Effect of site-specific heterogeneous evolution on phylogenetic reconstruction: A simple evaluation
ABSTRACT Recent studies have shown that heterogeneous evolution may mislead phylogenetic analysis, which has been neglected for a long time. We evaluate the effect of heterogeneous evolution on phylogenetic analysis, using 18 fish mitogenomic coding sequences as an example. Using the software DIVERGE, we identify 198 amino acid sites that have experienced heterogeneous evolution. After removing these sites, the rest of sites are shown to be virtually homogeneous in the evolutionary rate. There are some differences between phylogenetic trees built with heterogeneous sites ("before tree") and without heterogeneous sites ("after tree"). Our study demonstrates that for phylogenetic reconstruction, an effective approach is to identify and remove sites with heterogeneous evolution, and suggests that researchers can use the software DIVERGE to remove the influence of heterogeneous evolution before reconstructing phylogenetic trees.
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ABSTRACT: Variation in substitution rates among evolutionary lineages (among-lineage rate variation or ALRV) has been reported to negatively affect the estimation of phylogenies. When the substitution processes underlying ALRV are modeled inadequately, non-sister taxa with similar substitution rates are estimated incorrectly as sister species due to long-branch attraction. Recent advances in modeling site-specific rate variation (heterotachy) have reduced the impacts of ALRV on phylogeny estimation in several empirical and simulated datasets. However, the addition of parameters to the substitution model reduces power to estimate each parameter correctly, which can also lead to incorrect phylogeny estimation. A potential solution to this problem is to identify the levels of ALRV that negatively impact phylogeny estimation such that molecular markers with non-deleterious levels of ALRV can be identified. To this end, we used analyses of empirical and simulated gene datasets to evaluate whether levels of ALRV identified in a mitochondrial genomic dataset for salamanders negatively impacted phylogeny estimation. We simulated data with and without ALRV, holding all other evolutionary parameters constant, and compared the phylogenetic performance of both simulated and empirical datasets. Overall, we found limited, positive effects of ALRV on phylogeny estimation in this dataset, the majority of which resulted from an increase in substitution rate on short branches. We conclude that ALRV does not always negatively impact phylogeny estimation. Therefore, ALRV can likely be disregarded as a criterion for marker selection in comparable phylogenetic studies.Molecular Phylogenetics and Evolution 03/2010; 54(3):849-56. DOI:10.1016/j.ympev.2009.12.025 · 4.02 Impact Factor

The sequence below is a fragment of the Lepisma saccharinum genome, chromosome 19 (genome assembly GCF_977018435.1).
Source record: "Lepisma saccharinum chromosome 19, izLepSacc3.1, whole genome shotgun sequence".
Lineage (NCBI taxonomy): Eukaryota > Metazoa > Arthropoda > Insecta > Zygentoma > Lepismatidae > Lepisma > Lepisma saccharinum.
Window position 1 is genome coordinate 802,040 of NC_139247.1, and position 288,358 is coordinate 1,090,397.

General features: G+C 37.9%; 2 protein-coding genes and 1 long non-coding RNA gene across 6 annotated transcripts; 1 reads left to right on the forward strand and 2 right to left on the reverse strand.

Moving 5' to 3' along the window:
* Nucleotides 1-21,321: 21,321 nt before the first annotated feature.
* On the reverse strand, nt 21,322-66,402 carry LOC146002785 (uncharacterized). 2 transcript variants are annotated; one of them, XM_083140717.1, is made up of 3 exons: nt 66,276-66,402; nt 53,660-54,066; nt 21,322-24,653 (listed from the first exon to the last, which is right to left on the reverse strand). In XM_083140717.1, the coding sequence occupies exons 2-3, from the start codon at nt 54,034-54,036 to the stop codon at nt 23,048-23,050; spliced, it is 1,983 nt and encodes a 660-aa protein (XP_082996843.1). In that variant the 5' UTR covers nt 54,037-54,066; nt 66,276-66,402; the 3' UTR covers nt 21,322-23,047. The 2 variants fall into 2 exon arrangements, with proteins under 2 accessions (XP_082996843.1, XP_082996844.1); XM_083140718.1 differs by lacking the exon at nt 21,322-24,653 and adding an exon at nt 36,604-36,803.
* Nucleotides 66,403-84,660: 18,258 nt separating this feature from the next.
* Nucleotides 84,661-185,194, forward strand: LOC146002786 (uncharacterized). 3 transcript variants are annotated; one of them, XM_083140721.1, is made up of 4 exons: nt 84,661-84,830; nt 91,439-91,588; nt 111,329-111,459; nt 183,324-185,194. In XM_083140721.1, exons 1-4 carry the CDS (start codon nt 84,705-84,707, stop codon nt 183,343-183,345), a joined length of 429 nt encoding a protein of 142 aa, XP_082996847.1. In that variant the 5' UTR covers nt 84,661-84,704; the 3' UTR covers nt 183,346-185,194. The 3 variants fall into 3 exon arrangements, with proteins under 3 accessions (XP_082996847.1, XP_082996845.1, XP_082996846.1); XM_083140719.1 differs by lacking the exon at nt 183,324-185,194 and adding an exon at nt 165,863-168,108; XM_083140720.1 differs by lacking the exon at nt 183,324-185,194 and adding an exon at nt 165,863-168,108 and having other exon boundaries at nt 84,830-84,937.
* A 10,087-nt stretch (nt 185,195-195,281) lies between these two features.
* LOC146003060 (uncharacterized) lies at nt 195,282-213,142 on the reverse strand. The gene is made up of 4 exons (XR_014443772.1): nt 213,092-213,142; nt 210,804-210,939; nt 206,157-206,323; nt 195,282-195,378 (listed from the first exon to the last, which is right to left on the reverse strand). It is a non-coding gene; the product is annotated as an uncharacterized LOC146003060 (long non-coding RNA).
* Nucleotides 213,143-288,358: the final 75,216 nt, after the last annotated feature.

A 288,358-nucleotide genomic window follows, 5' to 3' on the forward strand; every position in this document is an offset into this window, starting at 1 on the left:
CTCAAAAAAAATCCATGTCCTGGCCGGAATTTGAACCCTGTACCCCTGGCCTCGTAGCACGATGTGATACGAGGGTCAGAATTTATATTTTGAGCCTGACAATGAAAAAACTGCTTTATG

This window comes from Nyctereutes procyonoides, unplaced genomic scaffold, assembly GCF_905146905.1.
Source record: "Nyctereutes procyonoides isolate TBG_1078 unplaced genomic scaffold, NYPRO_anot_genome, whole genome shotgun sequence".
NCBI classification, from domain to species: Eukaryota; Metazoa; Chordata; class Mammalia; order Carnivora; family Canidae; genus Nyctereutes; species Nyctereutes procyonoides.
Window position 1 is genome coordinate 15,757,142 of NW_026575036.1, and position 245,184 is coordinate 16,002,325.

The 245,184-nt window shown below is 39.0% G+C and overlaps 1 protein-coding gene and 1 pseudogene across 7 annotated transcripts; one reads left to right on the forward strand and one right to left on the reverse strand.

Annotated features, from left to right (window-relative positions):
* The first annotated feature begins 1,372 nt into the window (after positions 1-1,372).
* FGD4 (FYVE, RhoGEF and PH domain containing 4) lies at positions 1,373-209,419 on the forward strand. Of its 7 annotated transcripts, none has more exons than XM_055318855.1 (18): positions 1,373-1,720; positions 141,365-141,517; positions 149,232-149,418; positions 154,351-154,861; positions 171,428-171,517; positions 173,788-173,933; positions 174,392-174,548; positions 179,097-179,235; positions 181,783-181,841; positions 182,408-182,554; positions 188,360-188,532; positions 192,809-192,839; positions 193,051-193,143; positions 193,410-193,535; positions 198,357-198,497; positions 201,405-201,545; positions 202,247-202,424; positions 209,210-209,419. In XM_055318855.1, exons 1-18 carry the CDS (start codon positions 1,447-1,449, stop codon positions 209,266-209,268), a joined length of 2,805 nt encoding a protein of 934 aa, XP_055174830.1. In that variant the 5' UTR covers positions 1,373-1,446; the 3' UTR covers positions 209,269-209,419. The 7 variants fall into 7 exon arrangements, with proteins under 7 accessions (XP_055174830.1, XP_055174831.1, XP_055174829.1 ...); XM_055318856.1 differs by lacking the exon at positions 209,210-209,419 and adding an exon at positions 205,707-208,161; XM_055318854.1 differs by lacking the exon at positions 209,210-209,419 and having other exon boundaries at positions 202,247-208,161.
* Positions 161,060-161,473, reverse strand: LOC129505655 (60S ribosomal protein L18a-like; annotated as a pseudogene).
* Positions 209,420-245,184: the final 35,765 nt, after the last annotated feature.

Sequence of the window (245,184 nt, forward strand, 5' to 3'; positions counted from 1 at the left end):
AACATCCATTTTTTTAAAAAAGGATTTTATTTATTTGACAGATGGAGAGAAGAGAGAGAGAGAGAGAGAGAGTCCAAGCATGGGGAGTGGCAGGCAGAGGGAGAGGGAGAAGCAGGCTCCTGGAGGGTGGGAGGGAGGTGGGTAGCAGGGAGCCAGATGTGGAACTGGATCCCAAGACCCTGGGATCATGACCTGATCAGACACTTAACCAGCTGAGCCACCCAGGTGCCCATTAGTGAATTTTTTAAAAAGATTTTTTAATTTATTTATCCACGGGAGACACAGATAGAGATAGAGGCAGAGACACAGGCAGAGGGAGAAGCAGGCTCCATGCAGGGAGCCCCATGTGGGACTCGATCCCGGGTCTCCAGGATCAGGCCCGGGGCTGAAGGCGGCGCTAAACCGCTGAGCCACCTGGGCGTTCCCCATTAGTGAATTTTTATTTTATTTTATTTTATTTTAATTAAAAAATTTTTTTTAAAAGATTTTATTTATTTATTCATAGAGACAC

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ABSTRACT: Protein evolution includes the birth and death of structural motifs. For example, a zinc finger or a salt bridge may be present in some, but not all, members of a protein family. We propose that such transitions are manifest in sequence phylogenies as concerted shifts in substitution rates of amino acids that are neighbors in a representative structure. First, we identified rate shifts in a quartet from the Fpg/Nei family of base excision repair enzymes using a method developed by Xun Gu and coworkers. We found the shifts to be spatially correlated, more precisely, associated with a flexible loop involved in bacterial Fpg substrate specificity. Consistent with our result, sequences and structures provide convincing evidence that this loop plays a very different role in other family members. Second, then, we developed a method for identifying latent protein structural characters (LSC) given a set of homologous sequences based on Gu's method and proximity in a high-resolution structure. Third, we identified LSC and assigned states of LSC to clades within the Fpg/Nei family of base excision repair enzymes. We describe seven LSC; an accompanying Proteopedia page (http://proteopedia.org/wiki/index.php/Fpg_Nei_Protein_Family) describes these in greater detail and facilitates 3D viewing. The LSC we found provided a surprisingly complete picture of the interaction of the protein with the DNA capturing familiar examples, such as a Zn finger, as well as more subtle interactions. Their preponderance is consistent with an important role as phylogenetic characters. Phylogenetic inference based on LSC provided convincing evidence of independent losses of Zn fingers. Structural motifs may serve as important phylogenetic characters and modeling transitions involving structural motifs may provide a much deeper understanding of protein evolution.PLoS ONE 10/2011; 6(10):e25246. DOI:10.1371/journal.pone.0025246 · 3.53 Impact Factor